NSAIDs are the most common form of anti-inflammatory medication. The most popular NSAIDs include aspirin, ibuprofen , and naproxen . However, despite their widespread use, these drugs can have side effects.
In our study, approximately one in six patients with type 2 diabetes claimed at least one NSAID prescription within one year, said first author Dr. Anders Holt of Copenhagen University Hospital, Denmark. In general, we always recommend that patients consult their doctor before starting a new medication, and with results from this study, we hope to help doctors mitigate risk if prescribing NSAIDs.
In the general population, NSAID usage has been linked to an increased risk of heart failure, however, data are lacking for patients with type 2 diabetes. NSAIDs may be significantly more harmful in people with type 2 diabetes since they are more likely to experience heart failure than those without the condition.
Prior to the first heart failure hospitalization, information on prescriptions for oral NSAIDs was gathered. The links between short-term NSAID usage and the likelihood of first-time heart failure hospitalization were analyzed using a case-crossover approach in which each patient served as his or her own control.
Meeting: ESC Congress 2022
The Cyclooxygenase Enzyme And Its Physiologic Roles
NSAIDs are cyclooxygenase inhibitors. COX is an enzyme, which produces prostaglandin H2 from arachidonic acid. PGH-2 is a metabolite converted into prostanoids by tissue specific enzymes.
Two basic isoforms of cyclooxygenase are known to date: COX-1 and COX-2. Initially, COX-1 was thought to be the constitutive form of the enzyme playing an important role in physiologic functions of the human body. At the same time, COX-2 was considered strictly inducible and thought to be responsible for inflammation and pain under pathologic circumstances. Recently, this theory was proven to be too simplistic. It is now known that COX-2 is permanently present in several tissues of the human body and plays an important role in multiple physiologic processes.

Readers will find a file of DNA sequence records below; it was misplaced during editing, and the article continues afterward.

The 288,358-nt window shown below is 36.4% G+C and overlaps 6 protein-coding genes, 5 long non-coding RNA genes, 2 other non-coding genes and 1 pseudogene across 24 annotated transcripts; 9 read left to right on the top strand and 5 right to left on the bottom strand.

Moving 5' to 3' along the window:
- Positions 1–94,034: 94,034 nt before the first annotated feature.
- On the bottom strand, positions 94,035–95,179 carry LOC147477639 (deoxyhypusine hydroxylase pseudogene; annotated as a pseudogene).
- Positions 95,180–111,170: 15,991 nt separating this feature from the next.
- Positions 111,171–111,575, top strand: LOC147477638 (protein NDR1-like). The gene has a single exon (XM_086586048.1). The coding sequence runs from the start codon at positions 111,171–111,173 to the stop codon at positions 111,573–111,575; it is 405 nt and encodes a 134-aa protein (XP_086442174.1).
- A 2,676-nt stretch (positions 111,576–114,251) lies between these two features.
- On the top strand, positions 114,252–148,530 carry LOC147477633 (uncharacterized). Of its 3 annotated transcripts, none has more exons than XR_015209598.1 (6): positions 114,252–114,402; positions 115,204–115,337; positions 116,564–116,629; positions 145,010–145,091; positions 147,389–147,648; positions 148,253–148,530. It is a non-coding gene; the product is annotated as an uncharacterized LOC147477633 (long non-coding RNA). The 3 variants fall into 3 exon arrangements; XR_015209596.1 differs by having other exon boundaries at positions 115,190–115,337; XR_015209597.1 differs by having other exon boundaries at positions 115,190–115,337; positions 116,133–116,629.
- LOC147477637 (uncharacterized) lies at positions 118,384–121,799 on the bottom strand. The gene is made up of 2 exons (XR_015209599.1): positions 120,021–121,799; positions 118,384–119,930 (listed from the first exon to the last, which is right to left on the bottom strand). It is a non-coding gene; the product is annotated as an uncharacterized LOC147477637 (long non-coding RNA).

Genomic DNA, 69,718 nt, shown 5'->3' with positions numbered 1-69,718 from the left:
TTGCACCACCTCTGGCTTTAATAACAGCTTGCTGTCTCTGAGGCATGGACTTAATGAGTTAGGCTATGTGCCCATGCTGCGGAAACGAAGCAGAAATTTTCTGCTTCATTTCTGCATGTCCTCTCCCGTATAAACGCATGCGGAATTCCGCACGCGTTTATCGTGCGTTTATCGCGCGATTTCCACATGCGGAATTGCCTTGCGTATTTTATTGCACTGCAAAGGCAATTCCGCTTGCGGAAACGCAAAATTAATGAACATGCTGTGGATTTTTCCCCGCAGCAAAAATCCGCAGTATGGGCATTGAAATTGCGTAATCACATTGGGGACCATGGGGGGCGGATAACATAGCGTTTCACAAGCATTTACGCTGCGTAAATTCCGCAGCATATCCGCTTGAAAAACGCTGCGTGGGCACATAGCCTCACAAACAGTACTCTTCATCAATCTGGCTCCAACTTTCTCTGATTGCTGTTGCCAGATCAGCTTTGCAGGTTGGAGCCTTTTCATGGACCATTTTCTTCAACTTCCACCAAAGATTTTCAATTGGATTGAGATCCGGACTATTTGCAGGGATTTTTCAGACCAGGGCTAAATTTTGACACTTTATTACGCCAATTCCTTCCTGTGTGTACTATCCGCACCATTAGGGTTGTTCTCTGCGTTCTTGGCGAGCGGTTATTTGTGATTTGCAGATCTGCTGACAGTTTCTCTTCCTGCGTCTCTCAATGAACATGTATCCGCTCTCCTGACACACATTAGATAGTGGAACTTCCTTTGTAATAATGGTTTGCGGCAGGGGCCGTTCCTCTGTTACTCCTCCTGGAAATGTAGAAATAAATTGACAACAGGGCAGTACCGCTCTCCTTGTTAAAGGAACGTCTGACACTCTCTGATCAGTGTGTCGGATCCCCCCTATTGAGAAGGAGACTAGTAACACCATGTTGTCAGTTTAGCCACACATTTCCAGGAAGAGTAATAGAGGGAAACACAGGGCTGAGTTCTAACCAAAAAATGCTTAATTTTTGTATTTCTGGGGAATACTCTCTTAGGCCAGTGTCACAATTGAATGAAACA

With regards to the most common serious ADRs of NSAIDs, it is important to understand the role of COX-1 in the formation of protective prostaglandin E2 and prostacyclin . Both of these play a protective role in the gastric mucosa. In thrombocytes, COX-1 forms thromboxane A2 , which is a prostanoid antagonizing the anti-thrombotic and vasodilating effect of PGI-2 formed in the arteries by both COX isoforms. Within the kidney, PGE-2 formed by COX-1 plays a decisive role in the regulation of glomerular filtration, while PGI-2 produced by COX-2 affects renin secretion. Finally, products of both COX isoforms play a role in the kidney regulating excretion of sodium and water.
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What Is The Link Between Nsaids And Heart Failure
If you have a history of cardiovascular disease or a weakened left side of your heart called left ventricular dysfunction, taking NSAIDs may worsen your heart failure.
This is because NSAIDs impair renal function by inhibiting the production of prostaglandin. As a result, water and sodium are retained and blood flow to the kidneys is reduced .
NSAIDs worsen kidney function, which throws off the homeostasis of the cardiovascular system. Retained fluid can overwhelm the weakened heart, a phenomenon called cardiac decompensation. Cardiac decompensation compromises the heart’s ability to pump blood while also worsening kidney function due to poor blood flow.